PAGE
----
Homemade Queso Blanco Tutorial: The Easiest Cheese Ever

| 11/22/2013 2:46:00 PM

Tags: homemade cheese, Colorado, Brandi Woolf,

Cheese, the oh-so-beloved dairy-licious decadence that with the exception of the vegans and lactose intolerant among us, tops the charts as one of our favorite foodstuffs. Baked mac’n’cheese with farmhouse cheddar, made-from-scratch blueberry cheesecake, PIZZA! And then there is the sweet simplicity of a fresh chunk of mozzarella and homegrown tomato wrapped in a leaf of just-plucked windowsill basil. Mouth watering, yeah? You betcha!

For most of us modern-day mamas (or papas), a truly delectable cheese is as close as the nearest grocery store gourmet counter, depending of course, on the size of your bank account. But for the adventurous among us, I offer up an alternative. Grab a gallon of whole milk and a good cooking pot, and let’s make some cheese!

The first time I felt the smooth stretch of warm mozzarella between my hands, I was awestruck. Seriously? I am doing this? I made homemade pizza that day. Everything from scratch or grown from the garden. I felt like the most awesome person ever. And I was rewarded with happy tummies and complements at my table. Take out? Take that! Eat your heart out Digiorno! There is a deep satisfaction from homemade. Try it and let me know what you think.

We’re going to make Queso Blanco, by far the easiest cheese in my opinion, as the only ingredients are whole milk and white vinegar (or apple cider vinegar if you like).

Queso Blanco Ingredients and Equipment

1 gallon Whole milk
1/4 cup vinegar
A dairy thermometer
A large stainless steel cooking pot
A strainer. A wooden spoon
Optional: Salt and/or fresh or dried herbs

The entire process takes about 4 hours and will yield approximately 1 pound of cheese. Alright! Let’s do it!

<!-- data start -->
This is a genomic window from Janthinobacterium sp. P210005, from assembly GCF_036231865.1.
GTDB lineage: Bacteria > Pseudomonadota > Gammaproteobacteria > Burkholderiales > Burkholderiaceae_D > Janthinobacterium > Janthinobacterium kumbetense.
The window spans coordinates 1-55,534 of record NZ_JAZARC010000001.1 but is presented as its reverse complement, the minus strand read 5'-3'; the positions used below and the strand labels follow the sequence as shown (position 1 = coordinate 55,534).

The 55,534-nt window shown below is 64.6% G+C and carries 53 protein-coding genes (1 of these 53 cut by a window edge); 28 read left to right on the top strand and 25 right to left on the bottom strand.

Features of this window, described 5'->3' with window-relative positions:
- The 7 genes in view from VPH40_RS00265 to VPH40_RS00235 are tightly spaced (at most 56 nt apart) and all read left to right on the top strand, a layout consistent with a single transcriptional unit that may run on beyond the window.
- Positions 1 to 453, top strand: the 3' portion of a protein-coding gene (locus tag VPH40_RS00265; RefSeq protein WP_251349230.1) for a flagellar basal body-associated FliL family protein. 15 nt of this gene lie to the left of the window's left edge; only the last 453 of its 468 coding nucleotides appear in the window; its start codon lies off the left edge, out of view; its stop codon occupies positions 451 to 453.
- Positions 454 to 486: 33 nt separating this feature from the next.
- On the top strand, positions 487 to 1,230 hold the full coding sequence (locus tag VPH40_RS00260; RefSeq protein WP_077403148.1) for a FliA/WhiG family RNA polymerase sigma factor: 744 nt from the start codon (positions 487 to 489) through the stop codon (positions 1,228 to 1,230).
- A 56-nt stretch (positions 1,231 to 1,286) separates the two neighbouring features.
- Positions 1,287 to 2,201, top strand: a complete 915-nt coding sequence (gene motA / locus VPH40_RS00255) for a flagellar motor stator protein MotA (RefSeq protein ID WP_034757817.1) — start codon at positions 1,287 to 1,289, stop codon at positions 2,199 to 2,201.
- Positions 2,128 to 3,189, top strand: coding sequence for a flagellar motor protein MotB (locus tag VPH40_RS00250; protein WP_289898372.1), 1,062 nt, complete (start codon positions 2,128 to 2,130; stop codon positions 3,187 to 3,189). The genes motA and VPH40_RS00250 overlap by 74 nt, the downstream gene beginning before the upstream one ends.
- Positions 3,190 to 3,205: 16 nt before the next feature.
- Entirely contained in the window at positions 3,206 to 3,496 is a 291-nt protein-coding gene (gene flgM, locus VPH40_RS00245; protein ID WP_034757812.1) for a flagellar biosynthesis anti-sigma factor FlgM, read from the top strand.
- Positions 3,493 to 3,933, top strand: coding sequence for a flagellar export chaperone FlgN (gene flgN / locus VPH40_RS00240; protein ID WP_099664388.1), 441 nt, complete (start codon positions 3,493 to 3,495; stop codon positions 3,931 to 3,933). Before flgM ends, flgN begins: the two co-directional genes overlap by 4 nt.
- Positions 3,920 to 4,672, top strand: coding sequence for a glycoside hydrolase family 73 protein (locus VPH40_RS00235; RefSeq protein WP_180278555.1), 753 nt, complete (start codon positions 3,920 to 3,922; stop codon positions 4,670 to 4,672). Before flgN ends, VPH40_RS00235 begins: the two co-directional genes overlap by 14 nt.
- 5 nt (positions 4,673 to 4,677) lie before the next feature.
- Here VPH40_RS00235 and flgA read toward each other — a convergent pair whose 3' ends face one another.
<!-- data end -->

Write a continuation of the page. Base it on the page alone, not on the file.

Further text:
1/29/2014 5:18:29 PM

There is unbleached cotton cheesecloth already, although maybe not in the very fine grades. I was wondering why stainless cheese mesh was not used more often in cheese making, besides the traditional imagery of the suspended cheesecloth. You can find stainless steel mesh in all sizes, down to a 500x500 thread per inch, that's over 10 times what the finest cheesecloth can offer. It's surely more convenient to have the curds hanging in an easy to clean mesh basket than in a cloth, and the fine grades can also retrieve more curd from the whey, or open the road to different cheese recipes because it is slower to dry the curd out. Just an idea.

1/29/2014 11:44:27 AM

morning although not adverse to using cheese cloth I was wondering if an alternative was out there. Unbleached cotton perhaps. A more authentic substitute. I first thought burlap as an alternative... but? Any suggestions from your readers thanks

11/24/2013 10:31:57 PM

French "fromage blanc" (same meaning as "queso blanco") is similar, but tastes better in my opinion. It uses rennet, vegetarian or animal, and the milk is also infused with a specific culture before adding the rennet, to provide the same taste consistently. The Cultures for Health web site has fromage blanc starter cultures. It is also left to fully curd in the same container, and you carefully ladle it into the definitive jar only after it is fully mature, you do not drain it. You can drain just a little bit the fromage blanc that you want to mix rather than in ladle blocks. Both types are excellent. If you let it drain a few more hours, you have a great fresh cheese to mix with garlic, crushed black peppercorn and "fines herbes" (chives, parsley, chervil), or a cream cheese if you add "crème fraîche", which is sweeter than sour cream. Another couple day and you have the start of a real cheese, perfect for "aligot". Just google image it! ;)

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